If you are trapped outside with bright sunlight, and no lens hood, there are a few things you can do to help with lens flare.  My first suggestion is to use your hand as a little shade (or lens hood).  I’ve used this method many times.

All you do is just cup your hand over the end of the lens – just make sure your hand it not showing in the shot!  Having to crop out your own hand from your shots is worse than having the lens flare.  Right?

The other suggestion, especially if you are using moveable props, is to set up some of your props so that they block out some of the direct sunlight.  If you are not using moveable props, you might have to consider just changing settings.  Place your subject in front of a tree or a fence.  That will block the sun flares for sure!

Or, if you are really artistic, and have ideas of how to use lens flare to spice up your photo, then just do that.  But…in my limited experience with editing photos, I was not able to get rid of the lens flare in many of my photos without changing the picture entirely!

Not my favorite choice.  So now I am very aware of lens flare, and try my very best to pay attention to details like that while taking the photos, instead of hoping to “fix” my pictures after I shoot them.

If you’d like to read the article from Cambridge in Colour on lens flare, click here:  Understanding Camera Lens Flare.  It goes in to much more detail on what causes lens flare, how to avoid it, and what types of lens hoods are best.  Lots of good information!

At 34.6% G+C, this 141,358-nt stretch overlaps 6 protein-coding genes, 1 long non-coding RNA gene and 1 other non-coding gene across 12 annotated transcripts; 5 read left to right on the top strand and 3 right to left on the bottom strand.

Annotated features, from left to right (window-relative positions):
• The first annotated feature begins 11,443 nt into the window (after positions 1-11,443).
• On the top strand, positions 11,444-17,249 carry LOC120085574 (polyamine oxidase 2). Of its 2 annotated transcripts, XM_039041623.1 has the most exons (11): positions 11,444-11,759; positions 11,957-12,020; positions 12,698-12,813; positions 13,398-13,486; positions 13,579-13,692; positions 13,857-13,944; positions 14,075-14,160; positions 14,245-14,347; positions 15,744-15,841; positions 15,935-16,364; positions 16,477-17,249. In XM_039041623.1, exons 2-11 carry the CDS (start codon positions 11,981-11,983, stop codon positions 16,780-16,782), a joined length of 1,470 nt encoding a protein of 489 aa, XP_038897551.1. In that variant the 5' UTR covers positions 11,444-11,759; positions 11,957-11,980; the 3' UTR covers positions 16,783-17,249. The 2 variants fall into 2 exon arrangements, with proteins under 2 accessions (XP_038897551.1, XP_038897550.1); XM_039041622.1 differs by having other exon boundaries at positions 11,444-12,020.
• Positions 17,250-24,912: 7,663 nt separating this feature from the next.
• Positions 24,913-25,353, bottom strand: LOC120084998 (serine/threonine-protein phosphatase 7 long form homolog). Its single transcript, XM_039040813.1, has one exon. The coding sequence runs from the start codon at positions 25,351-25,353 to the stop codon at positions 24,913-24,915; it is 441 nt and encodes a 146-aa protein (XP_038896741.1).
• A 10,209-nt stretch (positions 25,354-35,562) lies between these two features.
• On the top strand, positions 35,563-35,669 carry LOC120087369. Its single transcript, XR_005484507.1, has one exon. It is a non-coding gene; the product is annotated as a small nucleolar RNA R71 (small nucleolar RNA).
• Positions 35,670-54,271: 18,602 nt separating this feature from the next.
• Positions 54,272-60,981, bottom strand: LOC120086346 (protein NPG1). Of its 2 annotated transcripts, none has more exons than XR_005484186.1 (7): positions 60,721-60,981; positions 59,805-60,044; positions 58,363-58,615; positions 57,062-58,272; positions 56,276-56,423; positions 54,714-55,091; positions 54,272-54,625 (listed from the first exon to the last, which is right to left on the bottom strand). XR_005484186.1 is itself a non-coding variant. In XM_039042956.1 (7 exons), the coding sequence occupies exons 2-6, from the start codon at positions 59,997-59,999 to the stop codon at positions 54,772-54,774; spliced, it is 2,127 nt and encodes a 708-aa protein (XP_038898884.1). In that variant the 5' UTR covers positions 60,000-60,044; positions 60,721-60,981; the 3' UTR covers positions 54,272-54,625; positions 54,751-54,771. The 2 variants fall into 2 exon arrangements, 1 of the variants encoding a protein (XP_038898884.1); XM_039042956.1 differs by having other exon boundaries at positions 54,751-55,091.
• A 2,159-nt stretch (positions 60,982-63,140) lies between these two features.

Also, if you prefer YouTube videos, check out this one below from Jared Polin of Fro Knows Photo.  This is an old video, but the information hasn’t changed much.  Jared has several good videos on all sorts of topics, camera reviews, etc.  I highly recommend checkin him out!  And Jared says “I always shoot with a lens hood,” so that is what I will do from now on.

So there you have it.  Lens flare in a nutshell!  I hope you already have your lens hoods for all of your lenses, and I also hope that you remember to bring them with you for a photoshoot – even on a cloudy day.  You just never know when the sun is going to peek through those clouds!  Have fun, and keep taking pictures.  Until next time…